Walter Lilly appointed to deliver the Natural History Museum’s Urban Nature Project

Working on some of the nation’s most prestigious and iconic landmark buildings has always been a source of pride for Walter Lilly, and our recent appointment on the Urban Nature Project for the Natural History Museum is no exception.

The Urban Nature Project is a nationwide drive to start a new urban nature movement. With some 80% of people in the UK living in urban areas, a new national learning programme is also encouraging children to get outside and engage with the nature on their doorstep.

The launchpad for the project will be the redevelopment of the Museum’s South Kensington gardens into a welcoming, accessible, and biologically diverse green space.

The Museum will work with organisations across the UK – including schools and local community groups– to inspire and create opportunities for young people within cities to learn and work in nature.

The developing designs have been shaped by a number of drivers:

  1. Protecting and increasing the existing wildlife and biodiversity
  2. Respecting the heritage of the iconic Waterhouse building
  3. Improving accessibility across the gardens all year round
  4. Creating a leading, sustainable design
  5. Providing opportunities to learn about and explore nature.

As part of the Museum’s five-acre garden redevelopment programme, Walter Lilly have been appointed as the main contractor to carry out the work to the two principal gardens: the East Garden and the West Lawn and Wildlife Garden.


The East Garden

The East Garden will tell the story of life on Earth. It will include fossils, plants and a geological timeline wall, representing the various geological eras.

As improved Museum accessibility is also a significant part of this project, we will build ramps from the South Kensington tube station tunnel into the garden, and to the main Museum entrance.

Amongst the plants will be a snapshot of some of the life that lived during those periods, including a weather-proof Hypsilophodon and a towering Diplodocus.


Credit: The Trustees of the Natural History Museum, London, Feilden Fowles and J & L Gibbons


The West Lawn and Wildlife Garden

The West Lawn and Wildlife Garden will encourage visitors to connect with nature whilst thinking about the future of our planet.

Key features will include:

  • Showcasing the fantastic nature on our doorstep.
  • Improvements to the existing Wildlife Garden
  • Updated paths for improved accessibility
  • Raised walkways to protect habitats, as well as a sunken walkway to encourage pond dipping
  • A reconfiguration of the existing ponds to increase the wetland area by 20%
  • New areas for urban grassland to encourage biodiversity

Credit: The Trustees of the Natural History Museum, London, Feilden Fowles and J & L Gibbons


Additional building construction

As well as the East and West Gardens, Walter Lilly will also construct:

  • A Learning and Activity Centre – to be used for scientific projects and educational activities
  • A Garden Building – to be used as a café/function space, designed in keeping with the architecturally modern Palaeontology building and the Grade I listed Waterhouse Building.
  • The Darwin Centre Courtyard – a place where visitors can reflect about the future of nature.

Credit: The Trustees of the Natural History Museum, London, Feilden Fowles and J & L Gibbons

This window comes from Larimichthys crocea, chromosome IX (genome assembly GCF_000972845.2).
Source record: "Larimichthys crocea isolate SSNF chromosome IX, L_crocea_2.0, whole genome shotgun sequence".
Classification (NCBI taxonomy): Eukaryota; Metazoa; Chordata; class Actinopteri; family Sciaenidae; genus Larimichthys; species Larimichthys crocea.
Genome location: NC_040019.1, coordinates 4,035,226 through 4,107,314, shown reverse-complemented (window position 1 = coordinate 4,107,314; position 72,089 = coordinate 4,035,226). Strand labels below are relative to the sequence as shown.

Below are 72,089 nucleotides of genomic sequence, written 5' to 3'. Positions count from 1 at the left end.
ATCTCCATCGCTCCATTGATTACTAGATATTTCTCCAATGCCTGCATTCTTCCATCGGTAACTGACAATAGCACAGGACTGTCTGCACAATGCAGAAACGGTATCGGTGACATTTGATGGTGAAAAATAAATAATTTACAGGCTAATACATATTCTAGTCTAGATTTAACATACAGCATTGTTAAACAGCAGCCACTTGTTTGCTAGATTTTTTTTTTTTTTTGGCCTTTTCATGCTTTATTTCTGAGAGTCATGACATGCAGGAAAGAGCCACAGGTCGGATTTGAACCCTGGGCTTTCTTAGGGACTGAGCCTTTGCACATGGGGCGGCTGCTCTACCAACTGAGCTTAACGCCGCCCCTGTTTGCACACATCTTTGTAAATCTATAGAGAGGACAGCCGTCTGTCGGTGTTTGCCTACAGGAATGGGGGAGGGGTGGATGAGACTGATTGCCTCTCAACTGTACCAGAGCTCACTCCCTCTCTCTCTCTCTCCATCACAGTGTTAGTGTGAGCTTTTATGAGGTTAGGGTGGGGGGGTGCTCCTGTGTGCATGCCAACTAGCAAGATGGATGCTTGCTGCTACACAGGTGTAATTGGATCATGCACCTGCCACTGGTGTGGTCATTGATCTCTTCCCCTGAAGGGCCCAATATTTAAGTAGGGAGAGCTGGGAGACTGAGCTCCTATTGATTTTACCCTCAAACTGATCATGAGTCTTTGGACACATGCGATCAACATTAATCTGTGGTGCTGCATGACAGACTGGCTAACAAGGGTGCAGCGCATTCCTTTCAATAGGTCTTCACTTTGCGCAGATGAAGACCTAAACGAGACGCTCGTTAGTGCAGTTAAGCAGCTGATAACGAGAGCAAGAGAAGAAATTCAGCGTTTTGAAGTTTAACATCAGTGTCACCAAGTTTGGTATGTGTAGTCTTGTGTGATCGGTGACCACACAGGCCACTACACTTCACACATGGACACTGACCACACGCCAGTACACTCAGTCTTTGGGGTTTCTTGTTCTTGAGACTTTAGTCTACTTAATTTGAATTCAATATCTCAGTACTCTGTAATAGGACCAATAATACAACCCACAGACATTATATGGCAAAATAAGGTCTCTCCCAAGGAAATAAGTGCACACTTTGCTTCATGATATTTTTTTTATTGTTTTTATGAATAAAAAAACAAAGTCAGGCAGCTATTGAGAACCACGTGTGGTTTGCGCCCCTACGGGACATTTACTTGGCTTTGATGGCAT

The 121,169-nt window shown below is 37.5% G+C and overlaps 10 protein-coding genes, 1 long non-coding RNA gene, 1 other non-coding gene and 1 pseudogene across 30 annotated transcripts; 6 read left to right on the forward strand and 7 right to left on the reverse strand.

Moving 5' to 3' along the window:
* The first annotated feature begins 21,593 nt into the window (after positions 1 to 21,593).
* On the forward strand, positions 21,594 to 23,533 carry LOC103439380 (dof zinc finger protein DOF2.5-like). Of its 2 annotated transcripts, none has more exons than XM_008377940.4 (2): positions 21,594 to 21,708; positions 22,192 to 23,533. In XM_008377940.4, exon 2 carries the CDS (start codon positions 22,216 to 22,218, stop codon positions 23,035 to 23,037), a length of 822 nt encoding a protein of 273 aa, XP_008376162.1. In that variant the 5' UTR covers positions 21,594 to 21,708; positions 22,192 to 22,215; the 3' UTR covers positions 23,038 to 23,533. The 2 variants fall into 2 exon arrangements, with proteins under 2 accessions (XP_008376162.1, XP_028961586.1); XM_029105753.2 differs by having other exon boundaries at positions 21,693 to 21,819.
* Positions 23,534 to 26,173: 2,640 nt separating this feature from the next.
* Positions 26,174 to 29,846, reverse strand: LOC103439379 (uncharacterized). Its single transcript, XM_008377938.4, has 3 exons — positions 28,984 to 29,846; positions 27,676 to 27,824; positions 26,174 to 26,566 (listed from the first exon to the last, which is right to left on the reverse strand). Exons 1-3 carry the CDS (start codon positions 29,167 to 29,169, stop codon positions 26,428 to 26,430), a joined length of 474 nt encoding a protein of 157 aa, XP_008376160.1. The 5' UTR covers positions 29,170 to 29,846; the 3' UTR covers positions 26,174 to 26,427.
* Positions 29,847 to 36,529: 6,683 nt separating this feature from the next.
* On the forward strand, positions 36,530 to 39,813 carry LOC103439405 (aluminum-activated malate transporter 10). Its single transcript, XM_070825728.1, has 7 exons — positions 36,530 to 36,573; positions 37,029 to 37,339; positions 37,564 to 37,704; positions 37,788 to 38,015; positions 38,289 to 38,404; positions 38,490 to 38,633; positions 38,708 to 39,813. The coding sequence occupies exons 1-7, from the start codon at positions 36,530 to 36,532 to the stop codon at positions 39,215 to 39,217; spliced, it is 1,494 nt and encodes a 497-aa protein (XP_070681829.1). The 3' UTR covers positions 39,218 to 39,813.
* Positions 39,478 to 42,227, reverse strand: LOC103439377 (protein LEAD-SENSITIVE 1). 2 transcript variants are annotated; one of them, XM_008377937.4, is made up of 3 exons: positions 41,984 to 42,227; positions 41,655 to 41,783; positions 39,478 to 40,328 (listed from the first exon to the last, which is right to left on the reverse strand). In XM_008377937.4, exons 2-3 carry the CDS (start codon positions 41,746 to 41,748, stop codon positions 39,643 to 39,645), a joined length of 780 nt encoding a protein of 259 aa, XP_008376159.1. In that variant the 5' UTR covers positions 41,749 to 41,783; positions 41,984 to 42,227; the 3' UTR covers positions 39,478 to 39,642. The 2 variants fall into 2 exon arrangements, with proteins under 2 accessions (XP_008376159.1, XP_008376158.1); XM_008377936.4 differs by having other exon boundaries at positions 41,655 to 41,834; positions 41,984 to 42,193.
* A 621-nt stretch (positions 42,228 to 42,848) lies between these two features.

Creating a sustainable design that works with the landscape is at the heart of this redevelopment. With an ambitious approach to sustainable construction, the project aims to have a positive impact on the environment. The project aims to:

  • Deliver a project which removes more carbon from the atmosphere than it contributes.
  • Reduce and limit energy consumption and design energy efficient buildings, using 100% renewable energy during construction and beyond.
  • Create a zero-waste garden and ensure no waste from the construction of the gardens goes to landfill.
  • Reduce water consumption and design to minimise water waste.
  • Source materials responsibly and aim to use 100% certified sustainable materials from the UK. When that’s not possible we’ll have a strong justification for a material’s use.
  • Care for biodiversity across the garden and elsewhere. The Natural History Museum will grow the plants coming into the garden in the UK as much as possible. Areas for nature to thrive in the garden will be increased.
  • Improve well-being for the Natural History Museum staff, volunteers and visitors by designing spaces with well-being in mind, providing spaces within the garden for reflection and relaxation, and ensuring mental health support is available for all.

Walter Lilly is delighted to be working with Scotch Partners, our sustainability advisors.

Walter Lilly’s Landmark & Heritage Divisional Director, Rhys Sumpton says, “We are delighted to be working alongside the Natural History Museum to assist in delivering this new urban nature movement for the UK. It is an honour and a privilege for Walter Lilly to be leading the construction of this iconic and educationally significant scheme, which sets a benchmark for sustainable construction practice across the industry.    

This is a project that will be remembered and visited long into the future by people from around the world, and we are excited by the legacy it will leave behind for future generations.”


Project Credits

Architect: Feilden Fowles

Landscape architect: J&L Gibbons

Project management: Mace

Quantity surveyor: Mace

Sustainability: Mace

Heritage consultant: Purcell

Structural engineers: engineersHRW

M&E, lighting and acoustic engineers: Max Fordham

For more information about the Urban Nature project, visit

To see the Museum’s plans for the gardens, designed by architects Feilden Fowles and J & L Gibbons, visit

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